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Chris Vandersteen's Lezah - a description of her interior  

September 9, 2012. We asked Chris for pictures of Lezah's interior - she is currently stripped out, and Chris could not find any pictures. This subject is of particular interest as Lezah was finished out by J. J. Taylor & Sons in Toronto, Canada. Chris sent us the following detailed description (minor edits).

I can tell you that when I stripped Lezah out to redo the chainplate bulkheads, she had a spartan interior, and it had been quite neglected. I'll go back through my inventory of photos, but am sure I don't have any pics of the interior. It was not outfitted with a galley when I bought her, and since she was built for racing, I'm guessing they passed over this originally. She did have a flushable head, hidden under the forward berth, just ahead of the solid mast strut (the mast was affixed to a heavy steel tabernacle on the deck, which was bolted into a slab of teak on top of the strut that went from the deck to the keel belowdecks).  I would say she was an "open concept" design, with little privacy for the berths.

There was the v-berth, with a box framed just above the height of the head, covered with two matching pieces of plywood, upon which rested two blue fabric covered foam cushions (now that I look through pictures of Marionette's interior, the v-berth construction looks quite similar out to the forward chainplate bulkheads. The chainplate bulkheads formed a divider for the v-berth, and there may have been a drape or curtain hung there -- I can't be sure. Astern of the chainplate bulkheads were two more beth's, one on each side of the cabin. The bilge was covered with teak or mahogany (have the pieces but never had them looked at) floorboards cut to fit up to two and a half or three feet of length, and one of these was fitted with hardware for a standing teak table. The side berths were atop plywood constructed boxes which provided stowage. The same blue fabric covered the side berth cushions, which were all of six feet in length maybe (if the overall length ends up being to long, my math and numbers are off). Above the side berths were overhead cabin storage compartments if I remember correctly, constructed of plywood as well. Just forward the hatch was the aft bulkheads, which divided the main cabin berths from the quarter berths. A radio and fire extinguisher were hung above a small folding map table on the starboard stern-facing bulkhead wall. There were similar box frames below the quarter berths for stowage, and blue fabric cushions to fit. There was also a provision on the bulkhead wall for a hanging gimbals butane stove - I just disposed of a butane canister for the stove the other day; no idea how old, but the canister was nearly full when I removed it.  The boat really did not appear to outfitted for anything but an overnight stay - no sink, no galley, no icebox, no hanging lockers; just enough to complete those long distance races Hazel and Dave were fond of.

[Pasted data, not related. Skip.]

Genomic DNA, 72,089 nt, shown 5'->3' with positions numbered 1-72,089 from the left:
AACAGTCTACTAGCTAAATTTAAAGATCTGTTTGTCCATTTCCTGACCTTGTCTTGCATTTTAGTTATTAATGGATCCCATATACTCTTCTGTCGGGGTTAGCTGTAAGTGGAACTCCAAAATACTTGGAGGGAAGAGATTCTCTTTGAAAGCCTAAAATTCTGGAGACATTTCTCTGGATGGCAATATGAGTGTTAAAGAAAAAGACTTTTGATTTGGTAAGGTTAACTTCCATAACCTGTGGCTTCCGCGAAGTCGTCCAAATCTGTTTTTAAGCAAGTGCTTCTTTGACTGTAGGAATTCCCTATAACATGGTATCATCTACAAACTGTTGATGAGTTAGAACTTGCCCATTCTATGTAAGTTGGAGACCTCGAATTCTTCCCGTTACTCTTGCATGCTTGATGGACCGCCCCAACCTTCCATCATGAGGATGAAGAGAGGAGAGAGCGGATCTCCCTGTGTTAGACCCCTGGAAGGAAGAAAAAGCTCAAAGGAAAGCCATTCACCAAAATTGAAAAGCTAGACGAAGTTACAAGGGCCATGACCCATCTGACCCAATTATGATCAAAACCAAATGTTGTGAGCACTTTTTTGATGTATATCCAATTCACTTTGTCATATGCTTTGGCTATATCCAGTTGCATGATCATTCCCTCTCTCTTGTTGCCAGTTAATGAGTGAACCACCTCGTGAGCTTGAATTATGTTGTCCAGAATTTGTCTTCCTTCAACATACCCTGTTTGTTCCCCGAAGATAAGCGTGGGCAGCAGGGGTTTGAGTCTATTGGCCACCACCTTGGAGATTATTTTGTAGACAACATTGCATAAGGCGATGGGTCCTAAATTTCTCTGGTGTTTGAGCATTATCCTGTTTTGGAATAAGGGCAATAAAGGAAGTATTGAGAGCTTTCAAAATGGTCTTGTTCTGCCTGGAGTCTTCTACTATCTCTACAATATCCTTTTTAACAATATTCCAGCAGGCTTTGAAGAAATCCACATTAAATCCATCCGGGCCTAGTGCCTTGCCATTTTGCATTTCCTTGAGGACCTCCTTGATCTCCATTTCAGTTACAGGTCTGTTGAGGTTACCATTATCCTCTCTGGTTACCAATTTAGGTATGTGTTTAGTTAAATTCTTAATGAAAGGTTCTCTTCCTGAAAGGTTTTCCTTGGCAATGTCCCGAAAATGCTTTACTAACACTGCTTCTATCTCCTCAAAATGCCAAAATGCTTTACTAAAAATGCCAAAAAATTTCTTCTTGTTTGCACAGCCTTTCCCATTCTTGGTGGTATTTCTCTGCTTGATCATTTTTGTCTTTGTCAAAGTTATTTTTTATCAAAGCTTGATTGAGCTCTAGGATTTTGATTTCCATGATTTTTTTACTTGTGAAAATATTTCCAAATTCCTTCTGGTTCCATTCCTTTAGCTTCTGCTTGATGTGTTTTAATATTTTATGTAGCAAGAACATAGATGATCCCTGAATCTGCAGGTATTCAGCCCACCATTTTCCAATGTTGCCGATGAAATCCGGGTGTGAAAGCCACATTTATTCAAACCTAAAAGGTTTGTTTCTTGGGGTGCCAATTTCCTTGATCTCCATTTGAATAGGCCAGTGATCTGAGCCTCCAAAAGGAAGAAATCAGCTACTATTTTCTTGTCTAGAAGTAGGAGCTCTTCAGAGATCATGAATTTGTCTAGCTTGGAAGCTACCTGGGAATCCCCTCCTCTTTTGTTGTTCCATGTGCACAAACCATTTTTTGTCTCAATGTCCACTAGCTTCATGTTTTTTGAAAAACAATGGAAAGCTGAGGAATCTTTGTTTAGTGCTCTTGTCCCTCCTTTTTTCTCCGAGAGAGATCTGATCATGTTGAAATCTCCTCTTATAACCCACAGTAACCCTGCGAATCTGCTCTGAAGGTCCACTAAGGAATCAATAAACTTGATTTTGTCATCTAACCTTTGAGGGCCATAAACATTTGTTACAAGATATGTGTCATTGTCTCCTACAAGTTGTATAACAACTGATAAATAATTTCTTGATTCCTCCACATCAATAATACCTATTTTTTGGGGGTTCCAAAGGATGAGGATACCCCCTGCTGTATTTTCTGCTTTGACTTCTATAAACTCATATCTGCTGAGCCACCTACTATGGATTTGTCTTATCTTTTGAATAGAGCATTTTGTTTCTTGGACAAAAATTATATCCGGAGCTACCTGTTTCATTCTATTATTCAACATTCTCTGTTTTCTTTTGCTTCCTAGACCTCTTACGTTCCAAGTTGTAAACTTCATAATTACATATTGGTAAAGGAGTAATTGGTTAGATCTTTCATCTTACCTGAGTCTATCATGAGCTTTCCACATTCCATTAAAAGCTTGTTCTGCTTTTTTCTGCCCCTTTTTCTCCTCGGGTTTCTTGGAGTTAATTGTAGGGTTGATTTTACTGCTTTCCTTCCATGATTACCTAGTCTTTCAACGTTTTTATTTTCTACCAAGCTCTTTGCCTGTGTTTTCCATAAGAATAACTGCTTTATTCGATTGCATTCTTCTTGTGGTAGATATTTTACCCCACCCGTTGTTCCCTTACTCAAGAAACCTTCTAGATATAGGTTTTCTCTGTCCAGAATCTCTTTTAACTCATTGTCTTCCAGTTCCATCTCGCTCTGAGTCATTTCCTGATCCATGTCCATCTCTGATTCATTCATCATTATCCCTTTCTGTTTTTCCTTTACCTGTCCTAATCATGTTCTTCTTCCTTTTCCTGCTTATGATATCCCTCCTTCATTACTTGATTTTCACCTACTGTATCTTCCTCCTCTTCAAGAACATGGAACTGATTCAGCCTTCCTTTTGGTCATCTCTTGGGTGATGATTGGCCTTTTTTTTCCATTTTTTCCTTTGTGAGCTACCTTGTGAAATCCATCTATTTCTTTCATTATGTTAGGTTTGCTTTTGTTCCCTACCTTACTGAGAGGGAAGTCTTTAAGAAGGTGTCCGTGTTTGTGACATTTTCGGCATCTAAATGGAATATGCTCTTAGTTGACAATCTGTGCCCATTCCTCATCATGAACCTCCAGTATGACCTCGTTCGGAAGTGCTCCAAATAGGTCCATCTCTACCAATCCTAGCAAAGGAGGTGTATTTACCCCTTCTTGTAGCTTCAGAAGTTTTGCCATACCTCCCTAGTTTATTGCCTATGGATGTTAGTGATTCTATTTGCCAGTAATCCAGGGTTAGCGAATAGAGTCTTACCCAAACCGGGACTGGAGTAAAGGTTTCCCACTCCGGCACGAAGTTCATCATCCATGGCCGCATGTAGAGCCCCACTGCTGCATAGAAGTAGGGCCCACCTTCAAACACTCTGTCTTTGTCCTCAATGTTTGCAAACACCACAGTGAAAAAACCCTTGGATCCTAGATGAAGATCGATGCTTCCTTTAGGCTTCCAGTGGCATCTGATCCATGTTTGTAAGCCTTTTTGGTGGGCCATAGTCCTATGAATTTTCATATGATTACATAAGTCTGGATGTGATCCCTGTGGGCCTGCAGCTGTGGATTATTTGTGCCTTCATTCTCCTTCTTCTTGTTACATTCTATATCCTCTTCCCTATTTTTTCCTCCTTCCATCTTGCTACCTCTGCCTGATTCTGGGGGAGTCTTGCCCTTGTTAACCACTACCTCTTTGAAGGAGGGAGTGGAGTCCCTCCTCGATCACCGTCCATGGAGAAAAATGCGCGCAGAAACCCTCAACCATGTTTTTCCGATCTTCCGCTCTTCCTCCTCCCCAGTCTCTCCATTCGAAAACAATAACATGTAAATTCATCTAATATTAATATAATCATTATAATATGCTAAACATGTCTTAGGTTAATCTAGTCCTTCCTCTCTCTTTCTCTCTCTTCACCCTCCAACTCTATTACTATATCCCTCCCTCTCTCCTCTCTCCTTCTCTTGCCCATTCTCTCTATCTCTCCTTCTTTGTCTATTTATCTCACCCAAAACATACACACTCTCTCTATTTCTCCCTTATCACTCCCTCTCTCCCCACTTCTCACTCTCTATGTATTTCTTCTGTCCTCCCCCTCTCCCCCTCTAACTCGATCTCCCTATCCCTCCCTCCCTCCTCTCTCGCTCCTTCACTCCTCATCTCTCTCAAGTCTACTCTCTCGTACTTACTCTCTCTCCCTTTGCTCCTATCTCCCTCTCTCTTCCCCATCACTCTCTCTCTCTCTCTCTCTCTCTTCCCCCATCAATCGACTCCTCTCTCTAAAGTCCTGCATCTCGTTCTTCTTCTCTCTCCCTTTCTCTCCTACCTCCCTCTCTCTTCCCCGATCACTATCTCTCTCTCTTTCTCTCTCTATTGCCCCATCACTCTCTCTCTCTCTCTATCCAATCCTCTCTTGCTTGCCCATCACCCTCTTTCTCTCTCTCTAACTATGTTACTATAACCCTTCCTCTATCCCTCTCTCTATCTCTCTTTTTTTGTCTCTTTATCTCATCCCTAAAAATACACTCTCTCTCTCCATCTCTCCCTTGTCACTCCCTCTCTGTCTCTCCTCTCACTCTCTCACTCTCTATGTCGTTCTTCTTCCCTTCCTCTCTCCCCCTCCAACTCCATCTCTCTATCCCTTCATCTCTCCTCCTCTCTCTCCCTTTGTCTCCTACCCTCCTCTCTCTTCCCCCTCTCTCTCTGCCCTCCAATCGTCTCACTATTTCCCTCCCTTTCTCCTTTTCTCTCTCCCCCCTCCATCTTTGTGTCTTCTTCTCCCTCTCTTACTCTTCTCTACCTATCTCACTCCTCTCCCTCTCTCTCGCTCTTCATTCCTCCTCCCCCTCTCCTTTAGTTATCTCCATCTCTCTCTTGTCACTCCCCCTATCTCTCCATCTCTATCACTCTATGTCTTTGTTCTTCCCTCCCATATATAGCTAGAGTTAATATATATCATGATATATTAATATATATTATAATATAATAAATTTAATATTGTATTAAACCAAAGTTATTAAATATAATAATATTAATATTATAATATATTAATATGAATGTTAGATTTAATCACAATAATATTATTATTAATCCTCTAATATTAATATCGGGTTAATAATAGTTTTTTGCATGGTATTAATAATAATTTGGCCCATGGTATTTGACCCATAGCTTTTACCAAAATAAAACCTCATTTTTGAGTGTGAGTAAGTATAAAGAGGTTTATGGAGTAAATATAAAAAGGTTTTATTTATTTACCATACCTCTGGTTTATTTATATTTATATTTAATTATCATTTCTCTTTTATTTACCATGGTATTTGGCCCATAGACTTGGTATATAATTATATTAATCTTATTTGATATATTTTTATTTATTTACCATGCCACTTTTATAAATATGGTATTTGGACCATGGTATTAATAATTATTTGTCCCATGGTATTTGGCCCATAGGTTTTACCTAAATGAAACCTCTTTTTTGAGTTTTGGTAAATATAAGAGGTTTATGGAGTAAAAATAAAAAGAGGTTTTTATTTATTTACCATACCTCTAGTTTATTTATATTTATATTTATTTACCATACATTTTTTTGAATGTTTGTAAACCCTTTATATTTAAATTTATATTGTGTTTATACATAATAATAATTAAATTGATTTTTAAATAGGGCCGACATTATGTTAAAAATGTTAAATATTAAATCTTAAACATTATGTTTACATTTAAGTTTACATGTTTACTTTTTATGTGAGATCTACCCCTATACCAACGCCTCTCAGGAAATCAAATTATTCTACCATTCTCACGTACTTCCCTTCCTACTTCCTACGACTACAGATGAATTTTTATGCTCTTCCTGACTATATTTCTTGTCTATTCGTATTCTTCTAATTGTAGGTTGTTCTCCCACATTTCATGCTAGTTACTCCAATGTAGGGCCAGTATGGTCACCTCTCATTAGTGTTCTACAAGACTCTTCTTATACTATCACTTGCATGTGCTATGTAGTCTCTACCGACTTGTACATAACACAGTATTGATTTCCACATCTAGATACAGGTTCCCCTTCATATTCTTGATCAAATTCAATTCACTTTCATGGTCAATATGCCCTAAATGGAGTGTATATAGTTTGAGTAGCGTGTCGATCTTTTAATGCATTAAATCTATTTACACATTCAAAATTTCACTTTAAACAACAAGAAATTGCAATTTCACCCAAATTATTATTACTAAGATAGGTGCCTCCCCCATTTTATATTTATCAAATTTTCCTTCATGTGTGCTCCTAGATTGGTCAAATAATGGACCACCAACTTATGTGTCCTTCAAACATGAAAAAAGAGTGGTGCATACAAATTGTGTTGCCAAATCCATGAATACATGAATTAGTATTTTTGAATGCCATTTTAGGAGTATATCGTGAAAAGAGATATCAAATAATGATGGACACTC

Below the companionway, the engine compartment was covered by a square wood panel approximately 2'x2', consisting of several pieces of 1"x3" screwed together into a frame with two wooden handgrabs on each side. The panel could be quickly removed to expose the engine and prop shaft compartment that ran to the stern stuffing box. The side walls of the quarter berth box frames/stowage lockers formed the walls of the engine compartment. The electrical panel was on the back of the engine compartment cover, with the battery in a box on the starboard side. The quarter berths were open to the engine compartment, so I would guess no one was below decks sleeping with the engine running. The quarter berths ran to the stern, opening up to the stern lazarette stowage area.


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